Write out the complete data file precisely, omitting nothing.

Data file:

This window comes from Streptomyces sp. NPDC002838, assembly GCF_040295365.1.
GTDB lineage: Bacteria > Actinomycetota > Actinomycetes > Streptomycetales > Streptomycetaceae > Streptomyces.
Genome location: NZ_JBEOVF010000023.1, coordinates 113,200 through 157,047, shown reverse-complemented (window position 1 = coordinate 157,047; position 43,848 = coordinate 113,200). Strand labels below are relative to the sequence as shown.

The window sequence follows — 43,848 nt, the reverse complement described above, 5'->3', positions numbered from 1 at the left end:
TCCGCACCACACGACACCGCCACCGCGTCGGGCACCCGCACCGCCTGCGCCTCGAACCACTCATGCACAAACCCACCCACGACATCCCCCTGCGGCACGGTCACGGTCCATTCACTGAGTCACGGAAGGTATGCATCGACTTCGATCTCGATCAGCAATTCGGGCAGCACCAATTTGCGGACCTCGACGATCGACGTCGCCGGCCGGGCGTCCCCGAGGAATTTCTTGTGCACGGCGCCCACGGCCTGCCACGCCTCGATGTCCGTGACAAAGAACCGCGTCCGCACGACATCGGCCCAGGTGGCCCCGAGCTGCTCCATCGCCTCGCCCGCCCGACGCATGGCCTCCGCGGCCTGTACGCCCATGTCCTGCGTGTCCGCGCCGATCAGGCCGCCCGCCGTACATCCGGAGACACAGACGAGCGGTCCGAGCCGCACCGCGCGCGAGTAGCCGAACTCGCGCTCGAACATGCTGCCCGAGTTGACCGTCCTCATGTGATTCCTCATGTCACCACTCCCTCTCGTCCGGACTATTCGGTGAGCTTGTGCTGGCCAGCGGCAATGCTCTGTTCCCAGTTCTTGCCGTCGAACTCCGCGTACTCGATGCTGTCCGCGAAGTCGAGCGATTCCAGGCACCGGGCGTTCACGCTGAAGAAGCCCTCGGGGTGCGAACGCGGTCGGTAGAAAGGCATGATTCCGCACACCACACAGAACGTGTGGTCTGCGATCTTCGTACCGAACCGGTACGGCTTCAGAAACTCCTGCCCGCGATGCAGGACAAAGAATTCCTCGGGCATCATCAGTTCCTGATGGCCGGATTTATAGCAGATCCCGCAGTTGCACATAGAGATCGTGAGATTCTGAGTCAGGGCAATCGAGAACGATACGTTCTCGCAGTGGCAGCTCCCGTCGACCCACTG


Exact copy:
This window comes from Streptomyces sp. NPDC002838, assembly GCF_040295365.1.
GTDB lineage: Bacteria > Actinomycetota > Actinomycetes > Streptomycetales > Streptomycetaceae > Streptomyces.
Genome location: NZ_JBEOVF010000023.1, coordinates 113,200 through 157,047, shown reverse-complemented (window position 1 = coordinate 157,047; position 43,848 = coordinate 113,200). Strand labels below are relative to the sequence as shown.

The window sequence follows — 43,848 nt, the reverse complement described above, 5'->3', positions numbered from 1 at the left end:
TCCGCACCACACGACACCGCCACCGCGTCGGGCACCCGCACCGCCTGCGCCTCGAACCACTCATGCACAAACCCACCCACGACATCCCCCTGCGGCACGGTCACGGTCCATTCACTGAGTCACGGAAGGTATGCATCGACTTCGATCTCGATCAGCAATTCGGGCAGCACCAATTTGCGGACCTCGACGATCGACGTCGCCGGCCGGGCGTCCCCGAGGAATTTCTTGTGCACGGCGCCCACGGCCTGCCACGCCTCGATGTCCGTGACAAAGAACCGCGTCCGCACGACATCGGCCCAGGTGGCCCCGAGCTGCTCCATCGCCTCGCCCGCCCGACGCATGGCCTCCGCGGCCTGTACGCCCATGTCCTGCGTGTCCGCGCCGATCAGGCCGCCCGCCGTACATCCGGAGACACAGACGAGCGGTCCGAGCCGCACCGCGCGCGAGTAGCCGAACTCGCGCTCGAACATGCTGCCCGAGTTGACCGTCCTCATGTGATTCCTCATGTCACCACTCCCTCTCGTCCGGACTATTCGGTGAGCTTGTGCTGGCCAGCGGCAATGCTCTGTTCCCAGTTCTTGCCGTCGAACTCCGCGTACTCGATGCTGTCCGCGAAGTCGAGCGATTCCAGGCACCGGGCGTTCACGCTGAAGAAGCCCTCGGGGTGCGAACGCGGTCGGTAGAAAGGCATGATTCCGCACACCACACAGAACGTGTGGTCTGCGATCTTCGTACCGAACCGGTACGGCTTCAGAAACTCCTGCCCGCGATGCAGGACAAAGAATTCCTCGGGCATCATCAGTTCCTGATGGCCGGATTTATAGCAGATCCCGCAGTTGCACATAGAGATCGTGAGATTCTGAGTCAGGGCAATCGAGAACGATACGTTCTCGCAGTGGCAGCTCCCGTCGACCCACTG